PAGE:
We work our way up the mountain. I finally spy blue skies through the trees. I say to Pat, "I am hopeful." Translation - the summit is in sight. But, to my surprise, the trail heads down into the woods and the blue sky disappears. OK, I get it, not yet. We keep climbing...higher and higher until…ah, here's the summit. I am hopeful again. And then we crest the land and head back down into the woods. We work our way back up and into blue sky zone again, get hopeful all over again, then head back down. Like life, this trail is full of ups and downs and false hope, just like the Stony Brook Trail that climbs Moriah from the other side.
Finally, we see the sign pointing to the short spur trail leading to the top, climb up a few boulders and here we are...summit heaven. Ahhhh. We eat lunch while enjoying the opportunity to be on our butts instead of our feet.
Then we begin our photo shoot. You see, we have started a program called the 4,000-Footer Challenge and have been blessed with all kinds of support and encouragement and help from so many people. So we came up with the idea of taking pictures of a thank you sign on a summit and using that for a Thank You page on our website. What a blast we are having!
I am standing on the summit, arms stretched to the blue sky, holding a THANK YOU banner, posing for Pat to take a picture. I start thinking about what I am doing and a huge smile spreads across my face. I don't have to smile for the camera...I am already smiling within. How appropriate that I am standing on a mountain summit, one of my favorite places on earth, in the sun, with my best friend, holding up a Thank You for the whole world to see! It feels like I want to jump out of my skin and scream my thanks to whoever made this moment possible. I don't know who to thank. What I do know is that I am feeling jubilant in this moment, and incredibly grateful that I have this moment to live. And my thank you is beaming to the world from the summit of a 4,000-footer.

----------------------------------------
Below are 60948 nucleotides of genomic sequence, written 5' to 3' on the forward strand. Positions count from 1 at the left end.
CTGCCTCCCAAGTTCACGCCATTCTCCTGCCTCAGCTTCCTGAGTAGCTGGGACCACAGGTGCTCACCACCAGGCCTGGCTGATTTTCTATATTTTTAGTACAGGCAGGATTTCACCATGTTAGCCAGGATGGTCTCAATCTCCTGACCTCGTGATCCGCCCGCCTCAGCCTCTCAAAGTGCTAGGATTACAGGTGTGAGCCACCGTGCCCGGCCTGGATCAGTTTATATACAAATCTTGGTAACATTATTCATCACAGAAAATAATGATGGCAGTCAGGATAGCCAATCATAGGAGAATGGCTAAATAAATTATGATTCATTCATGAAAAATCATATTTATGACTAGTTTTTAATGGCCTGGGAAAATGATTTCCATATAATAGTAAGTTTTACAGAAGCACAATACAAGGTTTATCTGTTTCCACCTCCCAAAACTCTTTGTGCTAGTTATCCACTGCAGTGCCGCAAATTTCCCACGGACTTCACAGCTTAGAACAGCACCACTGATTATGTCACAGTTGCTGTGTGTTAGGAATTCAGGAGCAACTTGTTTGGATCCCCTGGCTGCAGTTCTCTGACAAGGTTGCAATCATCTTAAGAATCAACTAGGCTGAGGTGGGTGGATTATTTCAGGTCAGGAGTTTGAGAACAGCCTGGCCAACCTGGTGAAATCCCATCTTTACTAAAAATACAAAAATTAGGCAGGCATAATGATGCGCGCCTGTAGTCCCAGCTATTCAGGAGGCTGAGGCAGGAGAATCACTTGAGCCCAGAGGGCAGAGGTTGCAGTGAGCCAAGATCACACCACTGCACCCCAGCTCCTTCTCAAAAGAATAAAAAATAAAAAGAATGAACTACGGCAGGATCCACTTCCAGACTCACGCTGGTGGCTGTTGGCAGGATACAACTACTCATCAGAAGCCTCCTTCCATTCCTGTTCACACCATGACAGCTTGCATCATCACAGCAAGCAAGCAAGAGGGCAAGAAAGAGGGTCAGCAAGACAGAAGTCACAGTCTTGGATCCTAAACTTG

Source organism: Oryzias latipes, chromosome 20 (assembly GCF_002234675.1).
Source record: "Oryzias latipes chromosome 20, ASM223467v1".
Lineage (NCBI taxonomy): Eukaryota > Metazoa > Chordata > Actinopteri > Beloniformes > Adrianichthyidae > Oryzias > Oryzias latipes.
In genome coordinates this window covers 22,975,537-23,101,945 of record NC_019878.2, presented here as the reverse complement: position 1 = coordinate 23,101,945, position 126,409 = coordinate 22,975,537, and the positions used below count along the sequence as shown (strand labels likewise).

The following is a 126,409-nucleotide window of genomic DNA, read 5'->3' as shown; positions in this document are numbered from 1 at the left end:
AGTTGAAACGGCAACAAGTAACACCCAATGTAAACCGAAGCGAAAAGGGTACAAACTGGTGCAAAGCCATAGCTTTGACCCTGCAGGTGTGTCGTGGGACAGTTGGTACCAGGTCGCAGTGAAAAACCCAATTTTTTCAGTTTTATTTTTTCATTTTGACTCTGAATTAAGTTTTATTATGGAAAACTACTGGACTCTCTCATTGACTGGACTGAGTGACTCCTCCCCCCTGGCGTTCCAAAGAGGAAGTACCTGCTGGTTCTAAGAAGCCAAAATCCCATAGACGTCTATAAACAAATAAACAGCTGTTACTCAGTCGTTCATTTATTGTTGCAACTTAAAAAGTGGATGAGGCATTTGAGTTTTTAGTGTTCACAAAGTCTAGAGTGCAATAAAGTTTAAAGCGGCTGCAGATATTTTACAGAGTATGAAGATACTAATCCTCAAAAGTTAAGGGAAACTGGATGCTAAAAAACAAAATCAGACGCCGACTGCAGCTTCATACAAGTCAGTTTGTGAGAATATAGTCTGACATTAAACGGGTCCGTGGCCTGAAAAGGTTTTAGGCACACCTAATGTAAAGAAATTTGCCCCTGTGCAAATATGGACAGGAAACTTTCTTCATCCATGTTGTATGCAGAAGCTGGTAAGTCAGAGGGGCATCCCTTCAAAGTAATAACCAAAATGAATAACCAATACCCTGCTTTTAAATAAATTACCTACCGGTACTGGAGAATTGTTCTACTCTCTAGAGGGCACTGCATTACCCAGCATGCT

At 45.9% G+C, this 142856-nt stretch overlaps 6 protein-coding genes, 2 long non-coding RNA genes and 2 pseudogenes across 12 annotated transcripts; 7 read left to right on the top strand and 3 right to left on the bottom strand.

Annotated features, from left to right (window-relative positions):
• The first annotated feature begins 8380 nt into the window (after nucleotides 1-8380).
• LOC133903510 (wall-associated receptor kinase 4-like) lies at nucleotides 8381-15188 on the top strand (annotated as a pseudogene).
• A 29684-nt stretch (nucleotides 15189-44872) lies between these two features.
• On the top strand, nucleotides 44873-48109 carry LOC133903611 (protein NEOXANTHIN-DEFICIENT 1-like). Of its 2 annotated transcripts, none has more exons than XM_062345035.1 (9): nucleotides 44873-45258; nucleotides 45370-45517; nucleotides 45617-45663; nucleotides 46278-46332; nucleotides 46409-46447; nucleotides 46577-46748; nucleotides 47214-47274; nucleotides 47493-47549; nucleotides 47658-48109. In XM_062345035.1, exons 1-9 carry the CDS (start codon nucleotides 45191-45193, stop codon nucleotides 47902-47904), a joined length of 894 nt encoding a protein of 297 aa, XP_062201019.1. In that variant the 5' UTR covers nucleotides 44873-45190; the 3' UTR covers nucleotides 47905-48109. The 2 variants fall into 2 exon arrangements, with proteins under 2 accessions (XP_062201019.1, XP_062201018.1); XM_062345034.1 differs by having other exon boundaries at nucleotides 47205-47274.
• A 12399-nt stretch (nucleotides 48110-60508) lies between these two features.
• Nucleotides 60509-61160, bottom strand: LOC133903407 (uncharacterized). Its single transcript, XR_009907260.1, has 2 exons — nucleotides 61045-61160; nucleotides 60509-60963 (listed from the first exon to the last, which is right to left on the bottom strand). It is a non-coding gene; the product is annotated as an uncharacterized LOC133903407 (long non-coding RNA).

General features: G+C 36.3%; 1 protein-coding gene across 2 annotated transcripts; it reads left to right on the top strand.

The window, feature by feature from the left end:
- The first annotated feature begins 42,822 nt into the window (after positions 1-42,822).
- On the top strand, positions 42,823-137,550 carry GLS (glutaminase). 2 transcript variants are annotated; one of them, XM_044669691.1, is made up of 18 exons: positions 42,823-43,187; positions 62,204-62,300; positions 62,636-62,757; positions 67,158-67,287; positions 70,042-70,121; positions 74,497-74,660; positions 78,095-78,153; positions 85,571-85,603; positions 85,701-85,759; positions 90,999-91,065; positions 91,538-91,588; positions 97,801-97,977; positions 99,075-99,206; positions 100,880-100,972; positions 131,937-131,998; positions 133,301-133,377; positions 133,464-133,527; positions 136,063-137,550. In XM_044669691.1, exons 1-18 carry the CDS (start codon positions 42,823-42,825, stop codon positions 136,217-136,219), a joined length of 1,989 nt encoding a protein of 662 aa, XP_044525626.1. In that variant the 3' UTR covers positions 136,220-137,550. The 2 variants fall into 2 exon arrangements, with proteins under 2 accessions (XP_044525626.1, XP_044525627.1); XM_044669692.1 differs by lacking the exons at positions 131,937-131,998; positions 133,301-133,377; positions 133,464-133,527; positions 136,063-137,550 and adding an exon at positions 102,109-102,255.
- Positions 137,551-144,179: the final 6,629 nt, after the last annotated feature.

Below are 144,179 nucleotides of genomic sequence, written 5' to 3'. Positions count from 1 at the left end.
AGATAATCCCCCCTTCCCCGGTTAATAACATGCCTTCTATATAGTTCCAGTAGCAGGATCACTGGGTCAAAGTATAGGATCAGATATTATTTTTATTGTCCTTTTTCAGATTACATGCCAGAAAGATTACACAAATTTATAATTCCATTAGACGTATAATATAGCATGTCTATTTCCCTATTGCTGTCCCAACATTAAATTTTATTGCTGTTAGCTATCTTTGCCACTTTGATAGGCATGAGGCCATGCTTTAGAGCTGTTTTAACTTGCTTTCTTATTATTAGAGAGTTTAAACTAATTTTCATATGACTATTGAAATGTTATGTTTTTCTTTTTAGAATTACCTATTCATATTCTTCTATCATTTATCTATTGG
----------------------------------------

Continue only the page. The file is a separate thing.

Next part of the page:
The "Thank you" fills me. It is all I am feeling. There is not a second in the sun on the summit of Moriah that I am not feeling grateful for the warmth on my face and the light breeze coming through my toes. Each moment brings something that my heart rejoices in. I am thankful for the never-ending views all around me, with the mountains fading into the horizon. I am grateful for the real turkey and cranberry sauce in my Lost Pilgrim wrap, and the opportunity to rest on a warm rock. And I am thankful my body has the strength and stamina to bring me to this beautiful place. I am grateful that the dogs are happy eating their marrowbones on the summit and letting us enjoy our lunches without their hot breath on our sandwiches. And I am reveling in the fun of our photo shoot, playing with different ways to say our thanks.